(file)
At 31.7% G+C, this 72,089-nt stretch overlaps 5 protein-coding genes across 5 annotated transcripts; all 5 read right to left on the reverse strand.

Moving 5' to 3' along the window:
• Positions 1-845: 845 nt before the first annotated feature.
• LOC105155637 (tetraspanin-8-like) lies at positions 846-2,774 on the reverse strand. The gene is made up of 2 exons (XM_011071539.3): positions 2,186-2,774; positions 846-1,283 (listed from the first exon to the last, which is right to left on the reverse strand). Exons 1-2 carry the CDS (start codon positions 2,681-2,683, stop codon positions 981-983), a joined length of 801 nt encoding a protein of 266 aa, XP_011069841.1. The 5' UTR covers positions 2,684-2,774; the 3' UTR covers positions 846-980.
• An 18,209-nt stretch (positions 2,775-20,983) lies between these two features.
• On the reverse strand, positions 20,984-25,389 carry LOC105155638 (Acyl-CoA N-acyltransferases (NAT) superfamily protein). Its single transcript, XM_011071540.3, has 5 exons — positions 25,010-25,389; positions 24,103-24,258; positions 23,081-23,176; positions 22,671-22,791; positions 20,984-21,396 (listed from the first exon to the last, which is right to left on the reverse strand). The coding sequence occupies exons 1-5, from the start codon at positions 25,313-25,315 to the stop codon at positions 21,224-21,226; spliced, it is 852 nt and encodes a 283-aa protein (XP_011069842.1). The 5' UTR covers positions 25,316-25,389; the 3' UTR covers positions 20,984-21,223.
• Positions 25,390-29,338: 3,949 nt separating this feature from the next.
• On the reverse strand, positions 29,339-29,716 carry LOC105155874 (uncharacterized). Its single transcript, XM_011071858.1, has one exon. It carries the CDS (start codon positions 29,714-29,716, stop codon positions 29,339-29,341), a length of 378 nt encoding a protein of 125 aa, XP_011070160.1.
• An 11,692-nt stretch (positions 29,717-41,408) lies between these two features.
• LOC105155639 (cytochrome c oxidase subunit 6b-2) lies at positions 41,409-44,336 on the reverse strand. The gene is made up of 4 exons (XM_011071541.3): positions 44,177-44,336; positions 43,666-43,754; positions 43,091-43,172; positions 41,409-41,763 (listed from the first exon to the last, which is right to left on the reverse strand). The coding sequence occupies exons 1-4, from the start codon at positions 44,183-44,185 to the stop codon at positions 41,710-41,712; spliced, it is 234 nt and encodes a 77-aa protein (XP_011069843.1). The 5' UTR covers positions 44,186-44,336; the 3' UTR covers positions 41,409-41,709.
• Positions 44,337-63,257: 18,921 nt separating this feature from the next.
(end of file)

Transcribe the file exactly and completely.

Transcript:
At 31.7% G+C, this 72,089-nt stretch overlaps 5 protein-coding genes across 5 annotated transcripts; all 5 read right to left on the reverse strand.

Moving 5' to 3' along the window:
• Positions 1-845: 845 nt before the first annotated feature.
• LOC105155637 (tetraspanin-8-like) lies at positions 846-2,774 on the reverse strand. The gene is made up of 2 exons (XM_011071539.3): positions 2,186-2,774; positions 846-1,283 (listed from the first exon to the last, which is right to left on the reverse strand). Exons 1-2 carry the CDS (start codon positions 2,681-2,683, stop codon positions 981-983), a joined length of 801 nt encoding a protein of 266 aa, XP_011069841.1. The 5' UTR covers positions 2,684-2,774; the 3' UTR covers positions 846-980.
• An 18,209-nt stretch (positions 2,775-20,983) lies between these two features.
• On the reverse strand, positions 20,984-25,389 carry LOC105155638 (Acyl-CoA N-acyltransferases (NAT) superfamily protein). Its single transcript, XM_011071540.3, has 5 exons — positions 25,010-25,389; positions 24,103-24,258; positions 23,081-23,176; positions 22,671-22,791; positions 20,984-21,396 (listed from the first exon to the last, which is right to left on the reverse strand). The coding sequence occupies exons 1-5, from the start codon at positions 25,313-25,315 to the stop codon at positions 21,224-21,226; spliced, it is 852 nt and encodes a 283-aa protein (XP_011069842.1). The 5' UTR covers positions 25,316-25,389; the 3' UTR covers positions 20,984-21,223.
• Positions 25,390-29,338: 3,949 nt separating this feature from the next.
• On the reverse strand, positions 29,339-29,716 carry LOC105155874 (uncharacterized). Its single transcript, XM_011071858.1, has one exon. It carries the CDS (start codon positions 29,714-29,716, stop codon positions 29,339-29,341), a length of 378 nt encoding a protein of 125 aa, XP_011070160.1.
• An 11,692-nt stretch (positions 29,717-41,408) lies between these two features.
• LOC105155639 (cytochrome c oxidase subunit 6b-2) lies at positions 41,409-44,336 on the reverse strand. The gene is made up of 4 exons (XM_011071541.3): positions 44,177-44,336; positions 43,666-43,754; positions 43,091-43,172; positions 41,409-41,763 (listed from the first exon to the last, which is right to left on the reverse strand). The coding sequence occupies exons 1-4, from the start codon at positions 44,183-44,185 to the stop codon at positions 41,710-41,712; spliced, it is 234 nt and encodes a 77-aa protein (XP_011069843.1). The 5' UTR covers positions 44,186-44,336; the 3' UTR covers positions 41,409-41,709.
• Positions 44,337-63,257: 18,921 nt separating this feature from the next.